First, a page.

Submitted to: Food Control
Publication Type: Peer reviewed journal
Publication Acceptance Date: 8/2/2014
Publication Date: 8/15/2014
Publication URL: http://handle.nal.usda.gov/10113/60414
Citation: Busman, M., Bobell, J.R., Maragos, C.M. 2014. Determination of the aflatoxin M1 (AFM1) from milk by direct analysis in real time - mass spectrometry (DART-MS). Food Control. 47(2015):592-598. Interpretive Summary: A technique was developed to determine levels of aflatoxin from milk. Aflatoxin is a toxin produced by a variety of fungi during their infestation of growing grain kernels. Animals consuming infested grain can pass aflatoxin into their milk. The technique is based on the coupling of ambient ionization from a paper surface with mass spectrometry. The procedure allows the rapid and sensitive detection of aflatoxin from milk samples without extensive sample preparation or the normally required chromatographic separation. This work provides a rapid, sensitive, and convenient analytical tool to food processors seeking to assure the safety of milk based products.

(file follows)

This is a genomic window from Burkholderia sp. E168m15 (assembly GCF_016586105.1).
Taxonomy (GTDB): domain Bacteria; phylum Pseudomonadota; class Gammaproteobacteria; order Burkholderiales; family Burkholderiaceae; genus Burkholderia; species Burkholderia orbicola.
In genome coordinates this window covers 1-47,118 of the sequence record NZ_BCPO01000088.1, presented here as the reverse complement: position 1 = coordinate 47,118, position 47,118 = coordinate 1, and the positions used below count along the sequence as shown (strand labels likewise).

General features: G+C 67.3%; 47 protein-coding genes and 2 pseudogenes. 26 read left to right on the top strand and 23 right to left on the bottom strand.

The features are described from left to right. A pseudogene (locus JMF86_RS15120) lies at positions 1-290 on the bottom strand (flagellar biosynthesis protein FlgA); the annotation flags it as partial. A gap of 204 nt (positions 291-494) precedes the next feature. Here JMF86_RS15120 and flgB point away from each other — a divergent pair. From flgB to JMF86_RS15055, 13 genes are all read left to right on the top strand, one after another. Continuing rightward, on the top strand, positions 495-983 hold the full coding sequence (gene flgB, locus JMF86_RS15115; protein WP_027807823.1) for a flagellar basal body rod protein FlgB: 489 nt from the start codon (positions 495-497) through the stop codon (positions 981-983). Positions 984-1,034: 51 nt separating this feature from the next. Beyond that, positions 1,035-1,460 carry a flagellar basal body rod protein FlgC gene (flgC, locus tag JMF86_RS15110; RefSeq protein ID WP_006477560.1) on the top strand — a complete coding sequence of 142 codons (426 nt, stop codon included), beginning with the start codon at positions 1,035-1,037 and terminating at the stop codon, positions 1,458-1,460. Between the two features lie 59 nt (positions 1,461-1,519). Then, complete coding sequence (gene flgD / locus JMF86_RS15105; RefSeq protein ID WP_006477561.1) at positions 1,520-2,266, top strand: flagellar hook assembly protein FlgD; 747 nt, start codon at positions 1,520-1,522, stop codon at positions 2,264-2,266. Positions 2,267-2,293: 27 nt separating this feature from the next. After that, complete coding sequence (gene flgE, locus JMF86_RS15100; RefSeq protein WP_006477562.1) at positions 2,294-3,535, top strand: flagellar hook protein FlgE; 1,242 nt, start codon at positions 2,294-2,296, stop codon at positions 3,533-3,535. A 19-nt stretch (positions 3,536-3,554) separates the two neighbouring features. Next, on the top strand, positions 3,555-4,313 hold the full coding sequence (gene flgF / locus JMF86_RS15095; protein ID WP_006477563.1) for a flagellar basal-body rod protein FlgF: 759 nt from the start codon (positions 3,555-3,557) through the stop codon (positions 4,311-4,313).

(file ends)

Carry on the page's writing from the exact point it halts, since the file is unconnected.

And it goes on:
Technical Abstract: Certain fungi that grow on crops can produce aflatoxins, which are highly carcinogenic. One of these, aflatoxin B1 can be metabolized by mammals to aflatoxin M1, a form that retains potent carcinogenicity and which can be excreted into milk. Direct analysis in real time (DART) ionization coupled to a high resolution mass spectrometer (MS) was used for the rapid quantitative analysis of a common form of aflatoxin, AFM1, extracted from cow milk. Sample preparation procedure and instrument parameter settings were optimized to obtain sensitive and accurate determination of AFM1. The lowest calibration level (LCL) for aflatoxin AFM1 was 0.1 µg/kg. Quantitative analysis was performed with the use of matrix-matched standards employing a 13C-labeled internal standard for AFM1. DART-MS of spiked milk extracts gave linear response over the range of 0.1–2.5 µg/kg. Good recoveries (94.7–109.2%) and repeatabilities (RSD 13.5–9.6%) were obtained at spiking levels of 0.5 and 2.0 µg/kg. The results of the study further demonstrate the potential of ambient ionization-MS techniques for the sensitive, convenient, and rapid quantitative determination of mycotoxins from difficult matrices.